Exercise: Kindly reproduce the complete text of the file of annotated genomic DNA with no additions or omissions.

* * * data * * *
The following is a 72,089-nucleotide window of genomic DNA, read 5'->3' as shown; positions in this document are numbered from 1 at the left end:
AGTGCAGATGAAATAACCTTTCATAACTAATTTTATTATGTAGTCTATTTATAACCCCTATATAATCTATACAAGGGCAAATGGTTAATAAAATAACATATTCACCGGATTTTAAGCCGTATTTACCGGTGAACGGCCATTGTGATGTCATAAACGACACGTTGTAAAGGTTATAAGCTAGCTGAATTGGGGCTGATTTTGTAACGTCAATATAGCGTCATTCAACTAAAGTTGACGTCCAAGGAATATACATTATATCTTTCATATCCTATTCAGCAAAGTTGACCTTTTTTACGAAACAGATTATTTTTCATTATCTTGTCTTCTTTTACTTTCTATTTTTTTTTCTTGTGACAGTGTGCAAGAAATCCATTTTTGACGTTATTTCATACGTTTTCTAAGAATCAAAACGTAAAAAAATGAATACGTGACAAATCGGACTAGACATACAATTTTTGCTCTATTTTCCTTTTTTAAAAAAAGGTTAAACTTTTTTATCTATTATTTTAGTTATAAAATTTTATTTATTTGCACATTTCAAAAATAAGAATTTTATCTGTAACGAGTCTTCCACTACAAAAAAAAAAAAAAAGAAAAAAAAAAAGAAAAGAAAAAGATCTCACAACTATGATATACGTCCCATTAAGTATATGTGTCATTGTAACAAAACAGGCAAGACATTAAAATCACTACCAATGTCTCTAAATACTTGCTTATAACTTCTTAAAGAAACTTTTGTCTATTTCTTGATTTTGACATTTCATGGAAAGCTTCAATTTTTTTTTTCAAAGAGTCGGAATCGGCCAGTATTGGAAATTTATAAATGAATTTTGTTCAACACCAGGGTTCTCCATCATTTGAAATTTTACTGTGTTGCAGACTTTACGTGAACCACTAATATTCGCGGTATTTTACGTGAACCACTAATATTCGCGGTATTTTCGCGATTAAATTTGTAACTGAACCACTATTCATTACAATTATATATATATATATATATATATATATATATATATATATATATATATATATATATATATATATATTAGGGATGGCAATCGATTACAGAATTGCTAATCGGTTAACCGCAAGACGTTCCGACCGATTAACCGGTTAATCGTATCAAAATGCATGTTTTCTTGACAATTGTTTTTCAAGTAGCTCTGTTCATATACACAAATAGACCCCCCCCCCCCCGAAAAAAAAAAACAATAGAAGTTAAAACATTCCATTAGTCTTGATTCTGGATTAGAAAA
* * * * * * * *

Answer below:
The following is a 72,089-nucleotide window of genomic DNA, read 5'->3' as shown; positions in this document are numbered from 1 at the left end:
AGTGCAGATGAAATAACCTTTCATAACTAATTTTATTATGTAGTCTATTTATAACCCCTATATAATCTATACAAGGGCAAATGGTTAATAAAATAACATATTCACCGGATTTTAAGCCGTATTTACCGGTGAACGGCCATTGTGATGTCATAAACGACACGTTGTAAAGGTTATAAGCTAGCTGAATTGGGGCTGATTTTGTAACGTCAATATAGCGTCATTCAACTAAAGTTGACGTCCAAGGAATATACATTATATCTTTCATATCCTATTCAGCAAAGTTGACCTTTTTTACGAAACAGATTATTTTTCATTATCTTGTCTTCTTTTACTTTCTATTTTTTTTTCTTGTGACAGTGTGCAAGAAATCCATTTTTGACGTTATTTCATACGTTTTCTAAGAATCAAAACGTAAAAAAATGAATACGTGACAAATCGGACTAGACATACAATTTTTGCTCTATTTTCCTTTTTTAAAAAAAGGTTAAACTTTTTTATCTATTATTTTAGTTATAAAATTTTATTTATTTGCACATTTCAAAAATAAGAATTTTATCTGTAACGAGTCTTCCACTACAAAAAAAAAAAAAAAGAAAAAAAAAAAGAAAAGAAAAAGATCTCACAACTATGATATACGTCCCATTAAGTATATGTGTCATTGTAACAAAACAGGCAAGACATTAAAATCACTACCAATGTCTCTAAATACTTGCTTATAACTTCTTAAAGAAACTTTTGTCTATTTCTTGATTTTGACATTTCATGGAAAGCTTCAATTTTTTTTTTCAAAGAGTCGGAATCGGCCAGTATTGGAAATTTATAAATGAATTTTGTTCAACACCAGGGTTCTCCATCATTTGAAATTTTACTGTGTTGCAGACTTTACGTGAACCACTAATATTCGCGGTATTTTACGTGAACCACTAATATTCGCGGTATTTTCGCGATTAAATTTGTAACTGAACCACTATTCATTACAATTATATATATATATATATATATATATATATATATATATATATATATATATATATATATATATATATTAGGGATGGCAATCGATTACAGAATTGCTAATCGGTTAACCGCAAGACGTTCCGACCGATTAACCGGTTAATCGTATCAAAATGCATGTTTTCTTGACAATTGTTTTTCAAGTAGCTCTGTTCATATACACAAATAGACCCCCCCCCCCCCGAAAAAAAAAAACAATAGAAGTTAAAACATTCCATTAGTCTTGATTCTGGATTAGAAAA